The average time spent online by Hispanics in September of 2004 was 26.5 hours, up 24 percent over the 21.4-hour average in October 2003. Page views, too, are on the rise, jumping 30 percent over 2003 to 2,791 in September.


Moderator’s Comment: Why isn’t corporate America convinced that the Internet is a viable marketing channel when targeting Hispanics?


Are marketers aware of these facts? Is it a matter of budgets? Or do they simply choose not to respond to these online trends among Hispanics?


“It’s very shocking,” said Ron Rogowski, an analyst at Forrester Research. Even companies that have added Spanish to their Web sites may just do an overview
page in Spanish, with links that send readers right back to English. “That says, ‘We know Spanish-speakers are important, but we’re not going to do anything for them,'” Mr. Rogowki
said.

George Anderson – Moderator

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8 Comments on "Are Stereotypes About Minorities and the Internet Still Alive and Well?"


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Art Williams
Guest
Art Williams
15 years 8 months ago

So many companies are involved with looking for ways to cut costs that this is probably just flying under the radar screen at many companies. I seem to remember that there were a lot of companies that dragged their feet about having an online presence until it got to the point that it was considered mandatory. These same companies will delay adding multi-language versions of their websites as long as they feel they can afford to. I agree that this is very shortsighted of them, but this just gives an advantage to their competitors.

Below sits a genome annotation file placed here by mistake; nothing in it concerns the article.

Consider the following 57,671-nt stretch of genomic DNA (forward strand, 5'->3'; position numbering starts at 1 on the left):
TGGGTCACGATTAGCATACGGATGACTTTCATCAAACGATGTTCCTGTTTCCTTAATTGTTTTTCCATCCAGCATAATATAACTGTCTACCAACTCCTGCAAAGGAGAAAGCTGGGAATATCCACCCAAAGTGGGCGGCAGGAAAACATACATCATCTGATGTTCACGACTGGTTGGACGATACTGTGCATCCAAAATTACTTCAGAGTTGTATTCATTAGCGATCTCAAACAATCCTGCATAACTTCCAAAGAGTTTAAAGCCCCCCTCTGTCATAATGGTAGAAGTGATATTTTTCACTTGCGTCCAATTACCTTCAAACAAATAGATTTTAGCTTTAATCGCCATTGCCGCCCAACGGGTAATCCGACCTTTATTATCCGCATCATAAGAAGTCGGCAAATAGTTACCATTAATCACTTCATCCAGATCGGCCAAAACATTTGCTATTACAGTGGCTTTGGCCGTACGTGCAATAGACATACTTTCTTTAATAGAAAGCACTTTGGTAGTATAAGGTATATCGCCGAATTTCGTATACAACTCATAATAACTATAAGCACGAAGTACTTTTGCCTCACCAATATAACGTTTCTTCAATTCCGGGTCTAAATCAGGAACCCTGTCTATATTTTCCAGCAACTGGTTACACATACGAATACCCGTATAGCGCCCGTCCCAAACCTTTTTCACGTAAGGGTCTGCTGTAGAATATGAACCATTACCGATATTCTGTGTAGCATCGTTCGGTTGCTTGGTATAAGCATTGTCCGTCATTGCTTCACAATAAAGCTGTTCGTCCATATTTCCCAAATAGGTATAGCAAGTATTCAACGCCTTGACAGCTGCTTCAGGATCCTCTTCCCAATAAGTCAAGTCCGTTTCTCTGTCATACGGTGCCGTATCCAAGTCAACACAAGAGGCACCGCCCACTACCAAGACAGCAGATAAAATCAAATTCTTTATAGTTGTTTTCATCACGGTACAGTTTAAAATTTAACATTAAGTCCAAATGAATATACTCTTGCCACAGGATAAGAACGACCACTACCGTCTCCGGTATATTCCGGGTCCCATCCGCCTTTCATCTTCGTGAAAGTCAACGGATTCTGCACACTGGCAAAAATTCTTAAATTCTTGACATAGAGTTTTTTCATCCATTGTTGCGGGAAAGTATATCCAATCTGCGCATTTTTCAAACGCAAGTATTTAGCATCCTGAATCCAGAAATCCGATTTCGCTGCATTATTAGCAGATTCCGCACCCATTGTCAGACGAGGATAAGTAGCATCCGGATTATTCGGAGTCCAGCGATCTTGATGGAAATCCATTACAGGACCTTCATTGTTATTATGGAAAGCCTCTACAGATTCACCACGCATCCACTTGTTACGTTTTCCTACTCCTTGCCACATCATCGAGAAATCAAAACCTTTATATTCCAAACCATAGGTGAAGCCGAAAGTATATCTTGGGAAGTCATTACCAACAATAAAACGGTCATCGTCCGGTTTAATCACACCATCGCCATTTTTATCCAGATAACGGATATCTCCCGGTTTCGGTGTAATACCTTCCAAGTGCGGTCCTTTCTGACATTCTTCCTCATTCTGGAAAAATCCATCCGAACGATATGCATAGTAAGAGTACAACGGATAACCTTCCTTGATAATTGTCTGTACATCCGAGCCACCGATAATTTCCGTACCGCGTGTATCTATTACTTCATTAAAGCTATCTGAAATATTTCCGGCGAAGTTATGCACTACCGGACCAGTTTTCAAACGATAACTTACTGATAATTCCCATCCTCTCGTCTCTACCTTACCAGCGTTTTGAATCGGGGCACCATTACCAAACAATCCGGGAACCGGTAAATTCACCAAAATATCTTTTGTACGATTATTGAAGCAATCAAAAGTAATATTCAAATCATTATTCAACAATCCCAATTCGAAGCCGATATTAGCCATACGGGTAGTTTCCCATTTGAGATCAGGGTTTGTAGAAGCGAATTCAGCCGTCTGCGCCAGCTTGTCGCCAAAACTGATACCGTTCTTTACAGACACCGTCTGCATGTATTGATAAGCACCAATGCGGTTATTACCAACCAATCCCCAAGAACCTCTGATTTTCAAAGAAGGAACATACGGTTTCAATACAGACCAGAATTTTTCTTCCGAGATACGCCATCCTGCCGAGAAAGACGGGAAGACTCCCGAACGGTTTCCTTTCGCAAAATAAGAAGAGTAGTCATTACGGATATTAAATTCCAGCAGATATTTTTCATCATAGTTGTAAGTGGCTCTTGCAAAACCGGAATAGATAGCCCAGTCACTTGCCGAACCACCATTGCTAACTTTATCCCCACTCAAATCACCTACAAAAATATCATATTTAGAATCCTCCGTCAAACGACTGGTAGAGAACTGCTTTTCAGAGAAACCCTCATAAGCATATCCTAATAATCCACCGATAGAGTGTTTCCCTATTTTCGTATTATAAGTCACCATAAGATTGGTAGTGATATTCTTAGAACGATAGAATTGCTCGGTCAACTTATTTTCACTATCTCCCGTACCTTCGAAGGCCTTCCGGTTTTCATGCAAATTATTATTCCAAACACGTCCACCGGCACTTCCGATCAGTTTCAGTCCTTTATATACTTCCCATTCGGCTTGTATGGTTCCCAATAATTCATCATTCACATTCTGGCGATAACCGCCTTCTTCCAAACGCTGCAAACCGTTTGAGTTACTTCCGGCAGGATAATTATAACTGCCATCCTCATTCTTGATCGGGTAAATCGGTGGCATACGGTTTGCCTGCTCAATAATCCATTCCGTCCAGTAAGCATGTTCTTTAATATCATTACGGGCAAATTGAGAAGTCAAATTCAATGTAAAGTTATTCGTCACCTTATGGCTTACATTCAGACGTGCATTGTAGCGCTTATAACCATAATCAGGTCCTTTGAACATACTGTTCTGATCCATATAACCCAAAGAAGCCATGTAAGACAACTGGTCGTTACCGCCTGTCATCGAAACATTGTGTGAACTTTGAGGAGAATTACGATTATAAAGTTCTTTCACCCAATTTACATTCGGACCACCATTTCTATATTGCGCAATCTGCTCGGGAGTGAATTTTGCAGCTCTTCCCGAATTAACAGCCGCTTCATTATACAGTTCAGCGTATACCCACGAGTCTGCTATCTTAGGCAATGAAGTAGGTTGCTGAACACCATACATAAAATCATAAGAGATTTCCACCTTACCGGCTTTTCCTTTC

Karen Kingsley
Guest
Karen Kingsley
15 years 8 months ago

Some perspective here: One reason the growth rates are so high for Hispanics and internet usage is that they have been slower to adopt this technology than other ethnicities. There is simply more room for dramatic growth. Now, it is a fair question to ask: which came first, the chicken or the egg – have they not used the internet extensively because it wasn’t Hispanic-friendly or is it not Hispanic-friendly because they haven’t been there?

Looking forward, with these numbers, the message is clear for marketers to get on board, and those who already have are far ahead of the game because changing internet behavior is much harder than creating it.

Some more facts about Hispanics and why marketers better pay attention:

– Hispanics are more likely to be employed than the average American
– More than one-third have been to college
– Hispanic spending power is growing at twice the annual rate of non-Hispanics.
– 55% of Hispanic households have four or more members.

Len Lewis
Guest
Len Lewis
15 years 8 months ago

There’s no question that PC penetration and Internet usage among Hispanics is growing. And there are numerous marketers who have taken advantage of that opportunity. The fact that others have not, or have not done a good job, should not be construed as simply not caring.